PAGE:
Heraclitus of Ephesus
No Greek philosopher born before Socrates was more creative and influential than Heraclitus of Ephesus. Around the beginning of the fifth century BC, in a prose that made him proverbial for obscurity, he criticized conventional opinions about the way things are and attacked the authority of poets and others reputed to be wise. His surviving work consists of more than 100 epigrammatic sentences, complete in themselves and often comparable to the proverbs characteristic of 'wisdom' literature. Notwithstanding their sporadic presentation and transmission, Heraclitus' sentences comprise a philosophy that is clearly focused upon a determinate set of interlocking ideas.
As interpreted by the later Greek philosophical tradition, Heraclitus stands primarily for the radical thesis that 'Everything is in flux', like the constant flow of a river. Although it is likely that he took this thesis to be true, universal flux is too simple a phrase to identify his philosophy. His focus shifts continually between two perspectives the objective and everlasting processes of nature on the one hand and ordinary human beliefs and values on the other. He challenges people to come to terms, theoretically and practically, with the fact that they are living in a world 'that no god or human has made', a world he describes as 'an ever-living fire kindling in measures and going out in measures'. His great truth is that 'All things are one', but this unity, far from excluding difference, opposition and change, actually depends on them, since the universe is in a continuous state of dynamic equilibrium. Day and night, up and down, living and dying, heating and cooling such pairings of apparent opposites all conform to the everlastingly rational formula (logos) that unity consists of opposites; remove day, and night goes too, just as a river will lose its identity if it ceases to flow.
Heraclitus requires his audience to try to think away their purely personal concerns and view the world from this more detached perspective. By the use of telling examples he highlights the relativity of value judgments. The implication is that unless people reflect on their experience and examine themselves, they are condemned to live a dream-like existence and to remain out of touch with the formula that governs and explains the nature of things. This formula is connected (symbolically and literally) with 'ever-living fire', whose incessant 'transformations' are not only the basic operation of the universe but also essential to the cycle of life and death. Fire constitutes and symbolizes both the processes of nature in general and also the light of intelligence. As the source of life and thought, a 'fiery' soul equips people to look into themselves, to discover the formula of nature and to live accordingly.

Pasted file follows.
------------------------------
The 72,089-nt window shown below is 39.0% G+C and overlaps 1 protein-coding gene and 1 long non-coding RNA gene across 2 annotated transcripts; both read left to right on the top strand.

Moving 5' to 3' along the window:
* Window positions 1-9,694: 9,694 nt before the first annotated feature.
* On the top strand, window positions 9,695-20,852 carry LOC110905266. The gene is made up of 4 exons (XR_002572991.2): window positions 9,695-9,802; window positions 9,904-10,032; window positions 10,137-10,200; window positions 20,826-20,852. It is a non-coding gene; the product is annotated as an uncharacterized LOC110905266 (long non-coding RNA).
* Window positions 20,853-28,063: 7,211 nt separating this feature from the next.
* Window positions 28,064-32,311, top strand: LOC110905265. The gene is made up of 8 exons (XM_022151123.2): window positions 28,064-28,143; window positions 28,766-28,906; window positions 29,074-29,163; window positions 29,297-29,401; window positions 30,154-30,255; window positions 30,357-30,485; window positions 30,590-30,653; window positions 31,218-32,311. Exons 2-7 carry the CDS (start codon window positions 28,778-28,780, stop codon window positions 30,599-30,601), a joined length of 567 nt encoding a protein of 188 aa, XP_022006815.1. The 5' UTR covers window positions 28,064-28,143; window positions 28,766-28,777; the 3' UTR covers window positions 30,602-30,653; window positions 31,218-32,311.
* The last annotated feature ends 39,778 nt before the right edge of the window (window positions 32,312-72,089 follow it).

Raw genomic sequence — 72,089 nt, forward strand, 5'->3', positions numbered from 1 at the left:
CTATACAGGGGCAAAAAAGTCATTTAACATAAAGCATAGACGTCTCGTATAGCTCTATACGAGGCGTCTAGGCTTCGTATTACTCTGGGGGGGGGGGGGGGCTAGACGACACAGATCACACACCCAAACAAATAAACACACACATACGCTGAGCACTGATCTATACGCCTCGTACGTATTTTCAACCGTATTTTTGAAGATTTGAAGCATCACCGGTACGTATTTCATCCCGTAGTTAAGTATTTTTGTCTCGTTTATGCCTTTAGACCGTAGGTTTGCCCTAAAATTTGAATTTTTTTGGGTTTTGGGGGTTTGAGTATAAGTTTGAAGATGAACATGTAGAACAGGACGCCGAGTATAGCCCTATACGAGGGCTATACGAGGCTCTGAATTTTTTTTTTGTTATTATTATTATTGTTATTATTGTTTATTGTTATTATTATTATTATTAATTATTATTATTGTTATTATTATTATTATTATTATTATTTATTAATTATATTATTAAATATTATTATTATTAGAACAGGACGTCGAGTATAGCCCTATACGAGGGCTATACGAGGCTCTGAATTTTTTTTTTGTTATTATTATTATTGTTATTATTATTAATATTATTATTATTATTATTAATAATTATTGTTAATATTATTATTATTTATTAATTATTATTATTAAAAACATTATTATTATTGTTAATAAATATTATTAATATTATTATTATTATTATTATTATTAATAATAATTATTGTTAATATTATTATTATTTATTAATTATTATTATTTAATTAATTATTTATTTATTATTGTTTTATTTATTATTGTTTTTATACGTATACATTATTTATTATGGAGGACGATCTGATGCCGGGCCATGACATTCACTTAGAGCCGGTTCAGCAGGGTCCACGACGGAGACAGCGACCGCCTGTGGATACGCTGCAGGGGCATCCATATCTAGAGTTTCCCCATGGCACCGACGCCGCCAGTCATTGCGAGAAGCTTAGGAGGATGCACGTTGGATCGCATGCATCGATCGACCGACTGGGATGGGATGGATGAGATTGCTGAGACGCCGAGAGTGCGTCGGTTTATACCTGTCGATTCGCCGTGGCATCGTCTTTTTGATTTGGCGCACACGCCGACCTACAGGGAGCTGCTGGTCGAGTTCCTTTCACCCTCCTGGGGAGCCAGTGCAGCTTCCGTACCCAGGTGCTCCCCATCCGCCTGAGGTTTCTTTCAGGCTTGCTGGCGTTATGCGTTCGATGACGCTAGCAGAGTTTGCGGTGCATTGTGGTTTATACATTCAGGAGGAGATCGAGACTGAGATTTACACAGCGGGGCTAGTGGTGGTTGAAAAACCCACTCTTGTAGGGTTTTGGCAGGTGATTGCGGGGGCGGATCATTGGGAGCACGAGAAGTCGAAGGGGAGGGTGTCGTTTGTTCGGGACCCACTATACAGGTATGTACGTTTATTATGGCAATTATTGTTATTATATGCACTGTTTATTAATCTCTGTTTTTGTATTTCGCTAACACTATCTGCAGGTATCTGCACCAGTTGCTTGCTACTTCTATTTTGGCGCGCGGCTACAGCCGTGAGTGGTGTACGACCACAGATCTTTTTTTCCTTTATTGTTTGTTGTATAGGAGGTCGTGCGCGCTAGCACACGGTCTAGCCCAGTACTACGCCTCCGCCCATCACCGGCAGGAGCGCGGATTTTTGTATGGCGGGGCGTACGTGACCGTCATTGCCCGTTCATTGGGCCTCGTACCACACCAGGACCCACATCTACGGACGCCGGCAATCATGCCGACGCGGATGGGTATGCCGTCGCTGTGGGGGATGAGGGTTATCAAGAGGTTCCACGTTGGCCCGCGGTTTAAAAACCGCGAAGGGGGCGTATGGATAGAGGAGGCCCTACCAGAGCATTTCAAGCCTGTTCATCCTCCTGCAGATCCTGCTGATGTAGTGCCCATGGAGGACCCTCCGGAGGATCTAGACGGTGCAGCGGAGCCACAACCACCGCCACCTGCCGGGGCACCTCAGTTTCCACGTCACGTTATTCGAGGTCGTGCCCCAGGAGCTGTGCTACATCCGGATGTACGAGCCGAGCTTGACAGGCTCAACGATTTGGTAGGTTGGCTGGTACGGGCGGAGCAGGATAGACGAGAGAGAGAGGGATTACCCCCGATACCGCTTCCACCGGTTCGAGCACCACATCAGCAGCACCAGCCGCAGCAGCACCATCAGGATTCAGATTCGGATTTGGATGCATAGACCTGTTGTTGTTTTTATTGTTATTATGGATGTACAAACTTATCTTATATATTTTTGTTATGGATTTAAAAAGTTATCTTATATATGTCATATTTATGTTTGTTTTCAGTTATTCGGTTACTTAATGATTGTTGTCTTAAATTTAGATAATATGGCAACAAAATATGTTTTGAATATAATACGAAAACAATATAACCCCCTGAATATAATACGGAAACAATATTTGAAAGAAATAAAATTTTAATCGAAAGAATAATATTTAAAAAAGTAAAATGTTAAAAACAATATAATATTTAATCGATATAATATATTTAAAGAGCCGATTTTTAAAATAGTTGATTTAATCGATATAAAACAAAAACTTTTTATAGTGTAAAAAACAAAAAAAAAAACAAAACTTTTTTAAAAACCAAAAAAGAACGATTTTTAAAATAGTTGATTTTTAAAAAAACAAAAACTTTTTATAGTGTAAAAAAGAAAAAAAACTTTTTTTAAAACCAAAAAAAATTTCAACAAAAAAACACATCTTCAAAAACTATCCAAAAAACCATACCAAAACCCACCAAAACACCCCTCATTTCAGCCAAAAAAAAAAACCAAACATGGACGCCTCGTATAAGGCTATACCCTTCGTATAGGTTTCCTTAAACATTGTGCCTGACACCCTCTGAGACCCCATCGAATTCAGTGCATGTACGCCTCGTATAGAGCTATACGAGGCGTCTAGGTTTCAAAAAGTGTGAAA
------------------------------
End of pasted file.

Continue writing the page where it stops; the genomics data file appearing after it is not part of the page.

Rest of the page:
The influence of Heraclitus' ideas on other philosophers was extensive. His reputed 'flux' doctrine, as disseminated by his follower Cratylus, helped to shape Plato's cosmology and its changeless metaphysical foundations. The Stoics looked back to Heraclitus as the inspiration for their own conception of divine fire, identifying this with the logos that he specifies as the world's explanatory principle. Later still, the neo-Pyhrronist Aenesidemus invoked Heraclitus as a partial precursor of scepticism. Heraclitus appears to have spent his life in Ephesus, which had been founded as a Greek colony some 200 years before his birth. According to ancient biography he was an arrogant and surly aristocrat, given to eccentric behaviour, but these anecdotes are largely a fictional construction built out of his own words, in which the tone he adopts in relation to other people is contemptuous. Rather than viewing this as a psychological trait, it is better to treat it as an extreme instance of the way early Greek poets and sages claimed authority for their work. Heraclitus, however, is exceptional in the explicit contempt he expresses for such hallowed authorities as Homer and Hesiod, and also for the contemporary intellectuals Xenophanes, Hecataeus and Pythagoras. He may have been on bad terms with his fellow citizens for political reasons, including perhaps support he received from King Darius of Persia, and it is likely that he was opposed to the democratic constitutions some Greek communities were beginning to adopt.
Although Heraclitus presents himself as uniquely enlightened, he was clearly familiar with the leading thinkers of his time. He draws attention to the relativity of judgments and the difference between humans and animals in ways that recall Xenophanes' critique of religious beliefs. He almost certainly knew and rejected Pythagoras' doctrine of the transmigration of souls (see Pythagoras). His cosmology is both indebted to and a criticism of Milesian science: the criticism appears particularly in his denial of the world's beginning, but his focus on the law-like processes of nature has clear affinities with Anaximander's celebrated doctrine of cosmic justice.
Heraclitus' work does not survive as a continuous whole. What we have instead is a collection of more than 100 independent sentences, most of which are ad hoc citations by authors from the period AD 100300. Plato and Aristotle rarely cite Heraclitus directly, but their interpretations of him, which are influenced in part by their own preconceptions, shaped the ancient tradition of Heraclitus as exponent of universal flux and of fire as the primary material. Interpretation of Heraclitus is further complicated by the work of his professed follower Cratylus, and still more so by the way Stoics and Pyrrhonists looked back to him as a precursor of their own philosophies. This afterlife is important as an indication of Heraclitus' complexity and capacity to influence a range of very different thinkers, but modern interpretation of him rightly treats it as secondary to the evidence of his own words.